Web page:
There are more than 80,000 young carers in Scotland, who have responsibility for looking after a relative who is sick, elderly or disabled.
A survey carried out by the Scottish Youth Parliament found that 74 per cent of young carers had experienced stress or worry due to their financial circumstances, while 41 per cent said they struggled to afford basic necessities.
A third of those still at school said they did not believe they could afford to go to college or university, while of those in further or higher education 80 per cent said they had considered dropping out due to concerns about money or inability to study enough.
The authors of A Costly Youth: The impact of caring on young people in Scotland said caring was also having an impact on the emotional well being of young carers.
Speaking about the publication of the research, Louise Cameron, chairwoman of the Scottish Youth Parliament, said: "I hope the findings of this report will prompt wider discussions with Government, local authorities and the wider third sector about how we address these issues together.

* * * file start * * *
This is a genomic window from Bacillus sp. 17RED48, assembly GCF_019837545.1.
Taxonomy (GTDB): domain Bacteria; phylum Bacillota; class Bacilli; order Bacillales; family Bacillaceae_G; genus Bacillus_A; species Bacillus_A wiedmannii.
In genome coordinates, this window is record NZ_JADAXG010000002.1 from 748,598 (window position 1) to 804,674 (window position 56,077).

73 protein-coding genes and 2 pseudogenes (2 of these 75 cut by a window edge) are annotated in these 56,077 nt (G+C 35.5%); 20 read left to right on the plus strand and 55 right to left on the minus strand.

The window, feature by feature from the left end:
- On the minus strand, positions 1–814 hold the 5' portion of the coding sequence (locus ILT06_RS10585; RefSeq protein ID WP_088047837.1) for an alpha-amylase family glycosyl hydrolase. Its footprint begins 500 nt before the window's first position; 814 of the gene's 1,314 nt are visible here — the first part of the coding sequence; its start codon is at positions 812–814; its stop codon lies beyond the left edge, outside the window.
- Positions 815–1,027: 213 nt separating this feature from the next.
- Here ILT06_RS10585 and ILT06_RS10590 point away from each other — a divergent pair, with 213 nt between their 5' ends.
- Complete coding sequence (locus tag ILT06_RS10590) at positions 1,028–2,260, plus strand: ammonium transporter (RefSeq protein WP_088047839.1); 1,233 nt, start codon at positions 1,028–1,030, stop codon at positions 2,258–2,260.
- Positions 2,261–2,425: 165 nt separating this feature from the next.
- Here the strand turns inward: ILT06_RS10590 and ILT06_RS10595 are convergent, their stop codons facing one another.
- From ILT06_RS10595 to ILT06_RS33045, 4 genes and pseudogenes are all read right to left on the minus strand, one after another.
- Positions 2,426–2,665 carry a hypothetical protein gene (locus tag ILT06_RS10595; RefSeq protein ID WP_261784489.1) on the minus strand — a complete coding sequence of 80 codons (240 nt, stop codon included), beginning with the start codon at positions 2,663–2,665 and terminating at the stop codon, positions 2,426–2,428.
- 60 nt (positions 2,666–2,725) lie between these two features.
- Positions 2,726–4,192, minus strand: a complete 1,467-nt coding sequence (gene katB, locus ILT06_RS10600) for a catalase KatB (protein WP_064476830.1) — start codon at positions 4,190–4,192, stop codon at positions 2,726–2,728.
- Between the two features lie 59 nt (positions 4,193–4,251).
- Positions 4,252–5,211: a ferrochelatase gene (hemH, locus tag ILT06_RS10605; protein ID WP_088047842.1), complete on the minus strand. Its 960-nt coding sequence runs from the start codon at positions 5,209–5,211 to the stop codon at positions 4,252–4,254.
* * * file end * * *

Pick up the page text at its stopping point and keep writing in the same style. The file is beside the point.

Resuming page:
"There is a significant lack of recognition and awareness of the challenges facing those with caring responsibilities. Specifically, more needs to be done to address the needs of Scotland's young adult carers, whose struggles too often go unnoticed."
Young carer Lauren King said: "I have to balance caring, attending university and doing part-time work to make ends meet. It is extremely difficult when your financial situation dictates a part-time job must be your priority. Young carers like myself always have to compromise."
Louise Morgan, from the Scottish Young Carers Services Alliance and Carers Trust, said: "Our alliance of young carers services supports over 4,000 young carers.
"We hope that bringing these issues to the fore will encourage decision makers to make better provision for young carers."